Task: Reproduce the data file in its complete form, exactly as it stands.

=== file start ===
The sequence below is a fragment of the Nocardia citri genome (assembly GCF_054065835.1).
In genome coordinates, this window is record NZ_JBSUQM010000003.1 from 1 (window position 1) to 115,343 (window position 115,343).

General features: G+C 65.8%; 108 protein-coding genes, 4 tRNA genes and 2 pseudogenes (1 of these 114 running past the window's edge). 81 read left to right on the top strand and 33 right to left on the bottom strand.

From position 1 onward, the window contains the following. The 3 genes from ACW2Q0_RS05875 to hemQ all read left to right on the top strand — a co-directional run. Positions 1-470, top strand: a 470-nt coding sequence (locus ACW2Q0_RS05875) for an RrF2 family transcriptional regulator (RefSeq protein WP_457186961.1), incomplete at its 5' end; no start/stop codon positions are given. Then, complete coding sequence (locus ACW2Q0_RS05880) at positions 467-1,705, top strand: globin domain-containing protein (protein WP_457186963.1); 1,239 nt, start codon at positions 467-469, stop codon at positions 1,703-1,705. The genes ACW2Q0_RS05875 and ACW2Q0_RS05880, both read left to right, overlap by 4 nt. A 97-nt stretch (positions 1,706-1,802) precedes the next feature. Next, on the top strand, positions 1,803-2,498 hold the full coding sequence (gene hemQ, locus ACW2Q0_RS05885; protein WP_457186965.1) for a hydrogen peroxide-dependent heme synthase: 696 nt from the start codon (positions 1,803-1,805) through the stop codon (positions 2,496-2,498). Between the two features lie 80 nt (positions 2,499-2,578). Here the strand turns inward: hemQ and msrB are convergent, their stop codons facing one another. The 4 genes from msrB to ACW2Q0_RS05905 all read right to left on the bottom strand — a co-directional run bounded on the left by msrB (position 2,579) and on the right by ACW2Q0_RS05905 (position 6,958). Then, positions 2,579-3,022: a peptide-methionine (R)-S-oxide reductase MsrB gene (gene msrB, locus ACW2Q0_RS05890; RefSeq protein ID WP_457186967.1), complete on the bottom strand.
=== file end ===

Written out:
The sequence below is a fragment of the Nocardia citri genome (assembly GCF_054065835.1).
In genome coordinates, this window is record NZ_JBSUQM010000003.1 from 1 (window position 1) to 115,343 (window position 115,343).

General features: G+C 65.8%; 108 protein-coding genes, 4 tRNA genes and 2 pseudogenes (1 of these 114 running past the window's edge). 81 read left to right on the top strand and 33 right to left on the bottom strand.

From position 1 onward, the window contains the following. The 3 genes from ACW2Q0_RS05875 to hemQ all read left to right on the top strand — a co-directional run. Positions 1-470, top strand: a 470-nt coding sequence (locus ACW2Q0_RS05875) for an RrF2 family transcriptional regulator (RefSeq protein WP_457186961.1), incomplete at its 5' end; no start/stop codon positions are given. Then, complete coding sequence (locus ACW2Q0_RS05880) at positions 467-1,705, top strand: globin domain-containing protein (protein WP_457186963.1); 1,239 nt, start codon at positions 467-469, stop codon at positions 1,703-1,705. The genes ACW2Q0_RS05875 and ACW2Q0_RS05880, both read left to right, overlap by 4 nt. A 97-nt stretch (positions 1,706-1,802) precedes the next feature. Next, on the top strand, positions 1,803-2,498 hold the full coding sequence (gene hemQ, locus ACW2Q0_RS05885; protein WP_457186965.1) for a hydrogen peroxide-dependent heme synthase: 696 nt from the start codon (positions 1,803-1,805) through the stop codon (positions 2,496-2,498). Between the two features lie 80 nt (positions 2,499-2,578). Here the strand turns inward: hemQ and msrB are convergent, their stop codons facing one another. The 4 genes from msrB to ACW2Q0_RS05905 all read right to left on the bottom strand — a co-directional run bounded on the left by msrB (position 2,579) and on the right by ACW2Q0_RS05905 (position 6,958). Then, positions 2,579-3,022: a peptide-methionine (R)-S-oxide reductase MsrB gene (gene msrB, locus ACW2Q0_RS05890; RefSeq protein ID WP_457186967.1), complete on the bottom strand.